New regulations, safety challenges & the deluge of IoT-driven data put tech innovation in the limelight

During the past few years, the construction industry has made great strides in shedding its image as a slow adopter of digital technology. Today, it's no longer a question of if software, internet of things (IoT) sensors, mobile devices and other technology is being used on the jobsite, but rather what types. Construction tech has helped contractors manage jobsites more efficiently, safely and cost effectively, and this success has sparked a whole new level of tech enthusiasts who will increasingly find new ways to apply it to address growing construction challenges.

As we move forward into 2020, the construction industry and national infrastructure projects as a whole will continue to grow, especially in urban areas, as the need for more multifamily and multiuse buildings rise. According to FMI, United States construction spending for all sectors was projected to hit $1.35 trillion in 2019, and it's expected to increase incrementally to $1.46 trillion in 2022. 

Against this backdrop of growth, issues, such as worker safety, a lack of skilled workers and rising construction costs, place greater urgency on achieving more jobsite visibility, as well as smarter safety practices and productivity. Consider the following five trends that are shaping the construction industry in 2020.



1. Data Drives the Jobsite  

Technologies, such as IoT and wearable sensors, have enabled vast amounts of data to be collected on the jobsite. In 2020, the challenge will be in helping contractors figure out what to do with it all. The technology trend of 2020 will be deploying advanced analytics and other decision-support tools to gather insights from the data collected. Contractors will turn to these solutions to forecast job estimates, determine the number of workers required on a project, identify patterns of behavior that can impact safety, and identify other business-driven metrics.

A key challenge posed by this deluge of data is the need to process and store it securely. To that end, cloud-based solutions offered as a service will increase, as an alternative to creating costly private data centers. These cloud-based solutions allow contractors to access the data from any connected device on the platform.

2. Safety Regulations Rule 

Many cities are in the throes of one of the largest construction booms in 50 years, and jobsite incidents are on the rise as well. As a result, the need to ensure safer jobsites has caught the attention of major municipalities. In 2020, we will see more and more cities follow the lead of New York, New York, which has begun surprise inspections and recently established the Local Law 196 safety regulation for construction firms doing business in the city.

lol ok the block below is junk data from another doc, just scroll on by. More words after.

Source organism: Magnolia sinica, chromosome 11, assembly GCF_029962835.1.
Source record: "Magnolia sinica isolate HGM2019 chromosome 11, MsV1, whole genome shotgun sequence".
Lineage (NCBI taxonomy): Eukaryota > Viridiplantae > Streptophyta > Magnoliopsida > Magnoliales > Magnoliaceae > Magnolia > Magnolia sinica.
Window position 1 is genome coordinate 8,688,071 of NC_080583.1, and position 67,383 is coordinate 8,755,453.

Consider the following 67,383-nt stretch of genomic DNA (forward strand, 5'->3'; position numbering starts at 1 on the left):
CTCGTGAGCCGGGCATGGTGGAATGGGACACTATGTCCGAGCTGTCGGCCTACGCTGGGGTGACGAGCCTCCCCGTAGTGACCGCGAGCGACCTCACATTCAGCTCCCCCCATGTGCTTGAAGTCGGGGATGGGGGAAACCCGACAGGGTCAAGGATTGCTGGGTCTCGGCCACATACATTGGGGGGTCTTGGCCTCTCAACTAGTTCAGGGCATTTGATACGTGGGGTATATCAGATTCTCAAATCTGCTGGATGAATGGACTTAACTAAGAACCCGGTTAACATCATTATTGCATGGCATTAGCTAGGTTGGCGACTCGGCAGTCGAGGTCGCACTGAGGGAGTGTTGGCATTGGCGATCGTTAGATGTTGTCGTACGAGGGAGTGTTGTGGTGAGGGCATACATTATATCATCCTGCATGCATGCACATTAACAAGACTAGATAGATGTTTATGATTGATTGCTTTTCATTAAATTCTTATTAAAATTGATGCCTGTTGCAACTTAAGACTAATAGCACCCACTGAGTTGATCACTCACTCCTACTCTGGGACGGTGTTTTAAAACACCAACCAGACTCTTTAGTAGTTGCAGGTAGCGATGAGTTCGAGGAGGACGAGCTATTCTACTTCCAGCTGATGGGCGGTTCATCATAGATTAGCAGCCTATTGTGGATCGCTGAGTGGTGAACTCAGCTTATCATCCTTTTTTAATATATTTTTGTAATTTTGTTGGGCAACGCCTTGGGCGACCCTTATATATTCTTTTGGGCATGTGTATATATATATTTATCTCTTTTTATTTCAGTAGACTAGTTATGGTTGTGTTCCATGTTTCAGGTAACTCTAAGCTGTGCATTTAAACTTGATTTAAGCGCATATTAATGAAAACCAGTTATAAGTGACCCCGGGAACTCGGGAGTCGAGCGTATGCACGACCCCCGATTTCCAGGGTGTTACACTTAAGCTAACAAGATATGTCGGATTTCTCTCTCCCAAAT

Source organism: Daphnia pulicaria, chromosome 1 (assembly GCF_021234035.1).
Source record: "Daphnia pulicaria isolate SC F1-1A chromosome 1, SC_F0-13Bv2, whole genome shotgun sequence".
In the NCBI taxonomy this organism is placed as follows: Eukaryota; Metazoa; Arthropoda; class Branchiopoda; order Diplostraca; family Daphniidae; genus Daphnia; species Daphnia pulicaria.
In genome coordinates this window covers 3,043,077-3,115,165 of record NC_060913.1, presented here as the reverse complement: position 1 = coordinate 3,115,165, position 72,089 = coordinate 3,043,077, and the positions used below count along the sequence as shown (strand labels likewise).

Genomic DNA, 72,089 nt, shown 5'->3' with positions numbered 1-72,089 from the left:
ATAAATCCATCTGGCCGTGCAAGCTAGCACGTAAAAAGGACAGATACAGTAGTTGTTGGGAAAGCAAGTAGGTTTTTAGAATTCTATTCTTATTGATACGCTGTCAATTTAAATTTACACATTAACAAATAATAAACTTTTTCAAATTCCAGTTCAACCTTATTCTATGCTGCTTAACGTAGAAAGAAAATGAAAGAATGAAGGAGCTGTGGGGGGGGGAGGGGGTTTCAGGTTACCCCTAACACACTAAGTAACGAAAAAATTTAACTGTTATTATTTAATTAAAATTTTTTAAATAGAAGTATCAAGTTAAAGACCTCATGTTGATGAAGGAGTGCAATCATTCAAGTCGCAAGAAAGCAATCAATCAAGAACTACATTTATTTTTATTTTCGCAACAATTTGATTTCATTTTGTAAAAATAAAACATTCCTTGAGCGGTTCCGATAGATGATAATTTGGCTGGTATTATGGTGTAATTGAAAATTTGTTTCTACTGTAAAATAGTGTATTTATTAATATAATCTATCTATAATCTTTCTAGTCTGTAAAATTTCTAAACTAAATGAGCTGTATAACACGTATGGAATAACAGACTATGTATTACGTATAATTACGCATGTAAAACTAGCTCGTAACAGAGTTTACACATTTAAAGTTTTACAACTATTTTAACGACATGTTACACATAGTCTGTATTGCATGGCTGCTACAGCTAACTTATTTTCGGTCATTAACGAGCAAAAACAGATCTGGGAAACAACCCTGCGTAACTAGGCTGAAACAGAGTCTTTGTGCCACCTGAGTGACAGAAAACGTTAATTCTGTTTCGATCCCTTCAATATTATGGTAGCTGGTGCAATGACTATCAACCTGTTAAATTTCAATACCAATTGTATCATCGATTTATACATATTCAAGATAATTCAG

Under this law, workers must receive 40 to 55 hours of safety training, including fall prevention, and builders must be in full compliance by Sept. 1, 2020. With increased regulatory oversight, contractors must find ways to ensure compliance and find a centralized way of tracking and monitoring workforce training logs, while keeping projects moving along. 

3. Insurance & Construction Create a United Front 

In 2020, we'll see more insurance firms taking an active role in promoting technology adoption on the jobsite and in making IoT and data analytics a key part of their risk management and mitigation practices. Insurers will continue to realize that having data-driven visibility into incidents and helping to proactively identify and correct unsafe behaviors can go a long way to uncovering fraudulent claims and reducing the number of claims due to dangerous practices.

Contractors are interested in joining forces with insurers, since they are hoping that in the future, visibility and risk mitigation might help lower rising insurance premiums. In fact, in a survey conducted by Dodge Data & Analytics in mid-2019, 67% of respondents said the top motivator for adopting IoT technology is the possibility of lowering insurance premiums.

4. IoT Usage Expands


According to Gartner, 5.8 billion enterprise and automotive IoT endpoints will be in use in 2020. As existing IoT solutions add new types of sensors to enrich the types and quantity of data collected, contractors will expand their use of data for real-time monitoring and control of equipment, tools, and jobsite perimeters, in addition to workers. IoT will also become more embedded in existing construction processes for site control and security and to achieve efficiency gains. 

5. (Inter)connected Jobsites Create Tech Ecosystems 

In 2020, contractors and technology providers will unite to build truly integrated systems. As technology usage increases, contractors are beginning to understand the benefits of integrated systems rather than one-off solutions that may not be compatible with one another. And they will increasingly integrate third-party datasets with internal platforms and processes.

On the tech provider side, application programming interfaces (APIs) will become more sophisticated and enable greater platform functionality. This coming year, we will see meaningful integration among key technology players.



Now that the construction industry knows firsthand what technology innovation can mean in terms of greater safety, productivity and business growth, the possibilities of how it will derive new uses are endless. Get ready for a new year in which technology will address the challenges posed by a building boom and increasingly complex jobsites in ways that we're only just now beginning to imagine.